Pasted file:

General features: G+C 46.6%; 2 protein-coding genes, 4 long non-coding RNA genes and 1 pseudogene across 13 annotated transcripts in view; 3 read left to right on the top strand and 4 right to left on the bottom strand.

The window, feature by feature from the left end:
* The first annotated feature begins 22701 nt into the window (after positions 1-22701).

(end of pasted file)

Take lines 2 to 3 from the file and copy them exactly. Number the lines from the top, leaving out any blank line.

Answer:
The window, feature by feature from the left end:
* The first annotated feature begins 22701 nt into the window (after positions 1-22701).